Cool! I guess!

Here's the problem as I see it: college football is not a means to an end. If your athletic department can support the massive amount of time and money involved in fielding a successful team, then by all means, go ahead and do it. But if your school is creating a football team from scratch as a way to raise revenues, or get attention for your school, or attract students, in the long term it probably isn't worth it financially.

A few examples. South Carolina State is a school with a football team in the MEAC conference of the FCS. In 2017, their expenses were around $8.1 million while their revenues were around $7.2 million, and in the last decade they've struggled to break even or lost money in every single season. Sam Houston State, another football FCS school and coming off a 12-2 season, barely broke even last year and has also struggled to stay out of the red for the past decade or so.

Both of those schools have the excuse that they've been playing football since the early 1900's, and cultural interia is a hell of a drug. It's hard to tell a university that's been invested in football for generations that they need to pull back. What's less understandable is when universities try to create a football culture out of nothing, generally on the backs of the students who attend.

The UNC Charlotte 49ers, UTSA Roadrunners, and the Georgia State Bulldogs are the newest FBS teams; all began play for the first time (at any level) within the last decade, and it's probably not a coincidence that all three struggle mightily to maintain athletic department revenues.

It's a little deceptive, however. UNC Charlotte's athletic department collected $38 million and only spent $33 million in 2017, which I'm sure will comfort students there, since their mandatory student athletic fee covered a ridiculous 54% of what UNC Charlotte brought in. The Charlotte Observer had this to say about it in 2015:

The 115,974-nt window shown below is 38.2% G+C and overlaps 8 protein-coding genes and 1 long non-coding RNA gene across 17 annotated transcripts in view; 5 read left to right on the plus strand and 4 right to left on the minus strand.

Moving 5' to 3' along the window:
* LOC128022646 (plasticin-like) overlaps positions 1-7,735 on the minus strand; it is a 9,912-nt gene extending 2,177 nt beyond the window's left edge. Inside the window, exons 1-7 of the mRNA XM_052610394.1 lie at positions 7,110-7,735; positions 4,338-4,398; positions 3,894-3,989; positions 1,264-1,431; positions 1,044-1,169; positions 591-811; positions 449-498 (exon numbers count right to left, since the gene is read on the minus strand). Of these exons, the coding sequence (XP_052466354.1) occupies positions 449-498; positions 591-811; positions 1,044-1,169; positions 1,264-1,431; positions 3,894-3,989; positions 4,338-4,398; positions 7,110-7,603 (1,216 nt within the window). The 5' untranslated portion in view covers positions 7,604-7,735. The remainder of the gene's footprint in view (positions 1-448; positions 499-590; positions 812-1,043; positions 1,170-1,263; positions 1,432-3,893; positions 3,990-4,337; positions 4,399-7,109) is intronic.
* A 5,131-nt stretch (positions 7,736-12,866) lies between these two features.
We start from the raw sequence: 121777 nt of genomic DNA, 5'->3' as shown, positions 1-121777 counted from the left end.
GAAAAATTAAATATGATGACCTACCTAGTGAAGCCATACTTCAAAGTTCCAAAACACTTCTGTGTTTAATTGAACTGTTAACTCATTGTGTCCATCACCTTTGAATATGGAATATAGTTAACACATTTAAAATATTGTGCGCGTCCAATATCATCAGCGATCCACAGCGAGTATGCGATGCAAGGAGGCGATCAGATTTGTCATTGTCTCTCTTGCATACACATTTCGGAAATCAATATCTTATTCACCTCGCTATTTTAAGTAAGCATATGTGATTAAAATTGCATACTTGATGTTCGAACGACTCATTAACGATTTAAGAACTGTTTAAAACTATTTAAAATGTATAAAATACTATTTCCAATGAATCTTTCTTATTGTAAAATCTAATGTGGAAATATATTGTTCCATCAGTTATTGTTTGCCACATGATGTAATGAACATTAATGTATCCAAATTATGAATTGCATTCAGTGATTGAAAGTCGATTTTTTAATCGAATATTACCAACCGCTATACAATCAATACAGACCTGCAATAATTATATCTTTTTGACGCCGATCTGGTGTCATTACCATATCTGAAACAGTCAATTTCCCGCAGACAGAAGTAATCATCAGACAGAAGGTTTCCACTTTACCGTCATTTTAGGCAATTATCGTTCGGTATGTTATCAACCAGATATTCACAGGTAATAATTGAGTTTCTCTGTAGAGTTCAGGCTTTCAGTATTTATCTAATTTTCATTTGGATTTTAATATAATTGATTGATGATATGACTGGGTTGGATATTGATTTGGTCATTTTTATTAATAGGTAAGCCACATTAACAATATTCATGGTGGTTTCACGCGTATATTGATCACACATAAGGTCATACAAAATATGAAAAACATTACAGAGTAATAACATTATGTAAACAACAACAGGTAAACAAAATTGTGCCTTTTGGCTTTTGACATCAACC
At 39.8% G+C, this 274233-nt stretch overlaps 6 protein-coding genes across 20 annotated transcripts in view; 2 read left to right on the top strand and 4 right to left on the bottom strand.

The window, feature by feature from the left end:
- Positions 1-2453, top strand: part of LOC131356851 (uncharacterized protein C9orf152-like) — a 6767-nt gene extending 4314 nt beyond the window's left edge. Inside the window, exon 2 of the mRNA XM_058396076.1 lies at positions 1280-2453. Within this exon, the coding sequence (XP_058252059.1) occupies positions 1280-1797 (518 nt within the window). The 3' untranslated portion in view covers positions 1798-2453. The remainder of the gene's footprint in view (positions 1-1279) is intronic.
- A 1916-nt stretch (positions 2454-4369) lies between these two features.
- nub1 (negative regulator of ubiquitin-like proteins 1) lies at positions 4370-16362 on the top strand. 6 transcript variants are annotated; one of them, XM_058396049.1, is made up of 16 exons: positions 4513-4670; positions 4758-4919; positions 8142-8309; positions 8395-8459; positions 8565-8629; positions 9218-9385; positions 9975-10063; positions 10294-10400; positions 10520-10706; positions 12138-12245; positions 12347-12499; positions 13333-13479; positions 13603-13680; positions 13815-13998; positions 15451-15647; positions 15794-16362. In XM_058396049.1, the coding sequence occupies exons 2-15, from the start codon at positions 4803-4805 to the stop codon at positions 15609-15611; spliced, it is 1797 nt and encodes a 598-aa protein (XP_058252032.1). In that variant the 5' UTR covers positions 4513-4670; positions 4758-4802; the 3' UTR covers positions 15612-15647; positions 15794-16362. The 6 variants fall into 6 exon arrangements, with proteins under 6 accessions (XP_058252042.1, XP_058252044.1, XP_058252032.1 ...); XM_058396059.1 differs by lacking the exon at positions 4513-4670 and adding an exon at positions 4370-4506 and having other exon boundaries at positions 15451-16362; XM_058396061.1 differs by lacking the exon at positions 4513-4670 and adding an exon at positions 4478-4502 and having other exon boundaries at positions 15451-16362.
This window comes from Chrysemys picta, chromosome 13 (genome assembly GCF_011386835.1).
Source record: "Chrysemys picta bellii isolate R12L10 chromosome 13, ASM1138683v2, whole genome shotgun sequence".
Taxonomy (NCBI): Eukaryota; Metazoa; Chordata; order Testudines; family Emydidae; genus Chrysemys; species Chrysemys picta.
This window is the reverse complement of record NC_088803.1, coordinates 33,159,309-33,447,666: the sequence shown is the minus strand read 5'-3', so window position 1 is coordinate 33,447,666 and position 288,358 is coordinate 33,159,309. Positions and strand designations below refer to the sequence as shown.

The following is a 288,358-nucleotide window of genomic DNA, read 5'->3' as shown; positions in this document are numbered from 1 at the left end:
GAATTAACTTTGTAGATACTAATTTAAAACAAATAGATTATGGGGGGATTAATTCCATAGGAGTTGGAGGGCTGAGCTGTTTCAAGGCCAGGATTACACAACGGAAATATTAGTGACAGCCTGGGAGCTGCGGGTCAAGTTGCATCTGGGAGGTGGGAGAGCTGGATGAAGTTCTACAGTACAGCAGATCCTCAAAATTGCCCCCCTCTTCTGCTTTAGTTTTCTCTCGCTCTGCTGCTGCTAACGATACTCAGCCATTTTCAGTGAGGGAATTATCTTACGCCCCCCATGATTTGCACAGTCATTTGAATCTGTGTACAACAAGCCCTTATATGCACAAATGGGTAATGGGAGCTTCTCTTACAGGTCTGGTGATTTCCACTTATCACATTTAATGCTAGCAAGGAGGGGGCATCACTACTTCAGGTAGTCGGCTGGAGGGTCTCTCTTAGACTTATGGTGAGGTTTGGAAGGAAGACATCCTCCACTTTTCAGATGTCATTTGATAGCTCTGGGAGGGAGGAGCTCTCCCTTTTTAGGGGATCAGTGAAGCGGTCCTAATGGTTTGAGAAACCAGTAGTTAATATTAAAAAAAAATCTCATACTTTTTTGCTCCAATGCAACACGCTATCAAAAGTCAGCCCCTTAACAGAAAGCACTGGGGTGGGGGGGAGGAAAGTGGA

A separate probe by the Chronicle of Higher Education and the Huffington Post last month found that public universities spent more than $10.3 billion on sports from student fees and other sources besides earned revenue over the past five years.

Schools in less prestigious conferences, with less revenue from TV and other sources, generally hit up students even harder than the powerhouses. For proof, look no further than UNC Charlotte.

Student athletic fees there will bring in $18.8 million this year, the most of any public university in the state. That’s a 90 percent jump in six years that coincides with the launch of the school’s football program. Students pay $773 in athletic fees this year and will pay $802 next year. The university also subsidizes sports with some $5 million from other non-sports sources. That $23 million-plus in total student fees and subsidies for athletics puts UNC Charlotte in the top 10 percent nationally among public Division I schools.

The same thing is happening at UTSA and Georgia State, where student athletic fees account for 42% and (holy hell) 64% of athletic department revenue, respectively.

That isn't sustainable. Football programs have scaled up to insane levels over the past several decades, with increasing travel, building, and coaching expenses. It is much, much more difficult to create and sustain a football program at anything approaching a profit today than it was a century ago, and it is outrageous that in pursuit of trying to emulate the success of a school like Ohio State, universities are forcing their students to shoulder the financial burden of an expensive sport like football in the hopes that they'll eventually strike it rich.

Which brings us back to the Junk Jet.

Junk begets junk. The Junk Jet is really not that great of a weapon in Fallout 4, because it relies on the player being willing to literally throw away their own (sometimes scarce) resources to use it. It's a novelty item. Fun, but ultimately very few people will actually see much benefit from it.

Not every school needs a football program. It's romantic to think of an athletic director at some tiny school in rural Tennessee, staring wistfully into the sunset and praying for some good ol' fashioned pigskin like a redneck Jay Gatsby, but the reality is that dream will be built on the backs of kids who will already be leaving that university under crushing debt.

Simply put: if a university relies on students for a large part of its athletic department revenue in an effort to sustain expensive sports like football, then it shouldn't have those sports. Ohio State is what it is through a weird combination of luck, location, culture, and sustained success over the better part of a century. And television contracts.

Sometimes it's okay to watch them from the sidelines.